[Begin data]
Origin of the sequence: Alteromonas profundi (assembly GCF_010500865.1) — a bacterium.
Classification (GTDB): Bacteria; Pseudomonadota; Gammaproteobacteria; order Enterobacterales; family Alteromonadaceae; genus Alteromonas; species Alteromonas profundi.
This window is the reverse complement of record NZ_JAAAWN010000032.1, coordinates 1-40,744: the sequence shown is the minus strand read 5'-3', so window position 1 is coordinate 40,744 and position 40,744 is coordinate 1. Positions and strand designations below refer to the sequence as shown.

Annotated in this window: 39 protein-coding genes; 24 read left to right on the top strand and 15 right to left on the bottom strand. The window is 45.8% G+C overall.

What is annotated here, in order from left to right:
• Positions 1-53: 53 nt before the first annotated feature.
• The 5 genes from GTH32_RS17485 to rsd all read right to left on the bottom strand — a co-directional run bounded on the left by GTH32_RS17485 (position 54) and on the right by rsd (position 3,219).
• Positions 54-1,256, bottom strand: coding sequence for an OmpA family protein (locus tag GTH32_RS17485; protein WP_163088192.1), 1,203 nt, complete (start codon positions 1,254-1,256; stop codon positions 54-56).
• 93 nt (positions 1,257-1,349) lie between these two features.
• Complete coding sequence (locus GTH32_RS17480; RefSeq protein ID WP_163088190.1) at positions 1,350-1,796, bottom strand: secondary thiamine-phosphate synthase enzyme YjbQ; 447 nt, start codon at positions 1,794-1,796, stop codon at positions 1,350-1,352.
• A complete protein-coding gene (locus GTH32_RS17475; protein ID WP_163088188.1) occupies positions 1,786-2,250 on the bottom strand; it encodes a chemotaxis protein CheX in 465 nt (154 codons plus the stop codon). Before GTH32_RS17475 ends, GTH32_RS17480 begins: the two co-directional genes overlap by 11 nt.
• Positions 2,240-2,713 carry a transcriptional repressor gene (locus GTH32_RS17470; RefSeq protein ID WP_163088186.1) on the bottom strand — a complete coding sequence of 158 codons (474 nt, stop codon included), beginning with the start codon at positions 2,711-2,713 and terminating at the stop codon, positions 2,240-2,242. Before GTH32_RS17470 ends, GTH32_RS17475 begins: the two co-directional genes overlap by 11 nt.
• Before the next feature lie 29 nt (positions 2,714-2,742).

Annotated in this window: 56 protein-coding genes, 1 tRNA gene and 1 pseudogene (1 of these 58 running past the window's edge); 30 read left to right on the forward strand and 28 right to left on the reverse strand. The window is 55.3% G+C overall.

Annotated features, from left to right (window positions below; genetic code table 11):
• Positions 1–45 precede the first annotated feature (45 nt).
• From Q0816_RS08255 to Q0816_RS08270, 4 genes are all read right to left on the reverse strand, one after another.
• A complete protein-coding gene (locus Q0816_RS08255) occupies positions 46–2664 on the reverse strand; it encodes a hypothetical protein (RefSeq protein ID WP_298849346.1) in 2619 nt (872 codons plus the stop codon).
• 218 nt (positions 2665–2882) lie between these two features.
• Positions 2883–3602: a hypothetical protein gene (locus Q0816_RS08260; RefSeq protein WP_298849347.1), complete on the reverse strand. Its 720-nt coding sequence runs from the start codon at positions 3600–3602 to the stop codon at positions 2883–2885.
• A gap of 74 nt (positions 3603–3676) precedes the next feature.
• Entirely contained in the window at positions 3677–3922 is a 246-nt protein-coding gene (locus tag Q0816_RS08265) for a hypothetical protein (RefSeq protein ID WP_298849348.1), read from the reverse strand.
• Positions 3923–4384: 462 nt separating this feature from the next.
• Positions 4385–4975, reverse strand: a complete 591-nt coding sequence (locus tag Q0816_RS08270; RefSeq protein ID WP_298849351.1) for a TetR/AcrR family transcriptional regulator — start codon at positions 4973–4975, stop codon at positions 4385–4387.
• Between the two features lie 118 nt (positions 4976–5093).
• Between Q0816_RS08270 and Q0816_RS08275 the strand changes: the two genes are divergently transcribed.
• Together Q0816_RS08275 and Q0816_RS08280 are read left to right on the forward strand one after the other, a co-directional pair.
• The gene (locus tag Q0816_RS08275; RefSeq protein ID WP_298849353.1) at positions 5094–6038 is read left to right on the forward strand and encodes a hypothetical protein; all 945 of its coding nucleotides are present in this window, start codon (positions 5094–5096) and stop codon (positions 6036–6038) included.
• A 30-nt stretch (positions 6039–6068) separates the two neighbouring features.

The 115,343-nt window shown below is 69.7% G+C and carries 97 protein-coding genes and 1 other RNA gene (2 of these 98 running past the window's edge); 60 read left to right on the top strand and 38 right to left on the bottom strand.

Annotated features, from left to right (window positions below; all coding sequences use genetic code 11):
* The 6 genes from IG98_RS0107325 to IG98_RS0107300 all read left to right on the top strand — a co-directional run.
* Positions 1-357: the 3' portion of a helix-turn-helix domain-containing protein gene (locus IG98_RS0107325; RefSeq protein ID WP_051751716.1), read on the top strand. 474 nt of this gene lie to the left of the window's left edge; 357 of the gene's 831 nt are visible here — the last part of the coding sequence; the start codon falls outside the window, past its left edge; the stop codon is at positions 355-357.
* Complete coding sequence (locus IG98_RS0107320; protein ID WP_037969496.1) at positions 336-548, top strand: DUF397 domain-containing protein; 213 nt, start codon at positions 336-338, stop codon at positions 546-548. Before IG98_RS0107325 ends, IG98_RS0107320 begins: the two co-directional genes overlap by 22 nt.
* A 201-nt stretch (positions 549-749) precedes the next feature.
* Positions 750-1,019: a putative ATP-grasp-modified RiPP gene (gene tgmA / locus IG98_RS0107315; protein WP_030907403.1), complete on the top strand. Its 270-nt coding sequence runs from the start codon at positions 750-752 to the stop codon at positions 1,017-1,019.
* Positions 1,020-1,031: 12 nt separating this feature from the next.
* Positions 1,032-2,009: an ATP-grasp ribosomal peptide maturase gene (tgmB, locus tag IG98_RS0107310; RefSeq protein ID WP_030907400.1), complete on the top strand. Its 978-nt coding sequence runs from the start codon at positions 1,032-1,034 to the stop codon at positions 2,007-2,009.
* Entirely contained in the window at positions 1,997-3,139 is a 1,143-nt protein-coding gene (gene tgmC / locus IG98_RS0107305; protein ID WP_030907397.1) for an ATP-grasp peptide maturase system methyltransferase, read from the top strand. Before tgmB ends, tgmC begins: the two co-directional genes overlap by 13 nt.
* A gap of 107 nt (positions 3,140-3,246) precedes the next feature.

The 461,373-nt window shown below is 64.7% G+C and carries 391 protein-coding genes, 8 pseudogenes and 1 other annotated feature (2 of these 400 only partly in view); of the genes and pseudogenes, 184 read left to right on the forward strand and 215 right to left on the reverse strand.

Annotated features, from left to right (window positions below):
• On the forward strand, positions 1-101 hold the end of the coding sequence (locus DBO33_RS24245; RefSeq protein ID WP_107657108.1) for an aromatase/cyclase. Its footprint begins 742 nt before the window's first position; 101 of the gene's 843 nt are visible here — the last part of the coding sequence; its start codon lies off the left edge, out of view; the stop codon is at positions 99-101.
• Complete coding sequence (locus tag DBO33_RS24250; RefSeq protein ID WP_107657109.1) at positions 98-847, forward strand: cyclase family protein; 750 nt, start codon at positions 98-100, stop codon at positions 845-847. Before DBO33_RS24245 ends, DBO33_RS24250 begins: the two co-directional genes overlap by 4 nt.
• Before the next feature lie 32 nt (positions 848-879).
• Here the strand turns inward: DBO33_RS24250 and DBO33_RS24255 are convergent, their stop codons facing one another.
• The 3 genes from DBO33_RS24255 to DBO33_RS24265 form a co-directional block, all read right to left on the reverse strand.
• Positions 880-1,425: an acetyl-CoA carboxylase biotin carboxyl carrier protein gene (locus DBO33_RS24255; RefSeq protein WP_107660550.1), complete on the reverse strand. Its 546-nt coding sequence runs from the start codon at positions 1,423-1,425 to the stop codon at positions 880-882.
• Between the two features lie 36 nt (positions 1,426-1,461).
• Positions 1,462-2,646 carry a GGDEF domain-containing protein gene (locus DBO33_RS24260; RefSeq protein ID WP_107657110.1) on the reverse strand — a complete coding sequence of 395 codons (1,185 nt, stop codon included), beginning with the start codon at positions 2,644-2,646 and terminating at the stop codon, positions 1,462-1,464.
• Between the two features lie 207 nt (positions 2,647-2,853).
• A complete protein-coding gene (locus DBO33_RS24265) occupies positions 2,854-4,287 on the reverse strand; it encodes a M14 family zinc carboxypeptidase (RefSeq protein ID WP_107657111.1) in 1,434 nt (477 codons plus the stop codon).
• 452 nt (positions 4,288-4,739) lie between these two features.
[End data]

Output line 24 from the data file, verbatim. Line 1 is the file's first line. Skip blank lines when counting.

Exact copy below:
• Positions 4385–4975, reverse strand: a complete 591-nt coding sequence (locus tag Q0816_RS08270; RefSeq protein ID WP_298849351.1) for a TetR/AcrR family transcriptional regulator — start codon at positions 4973–4975, stop codon at positions 4385–4387.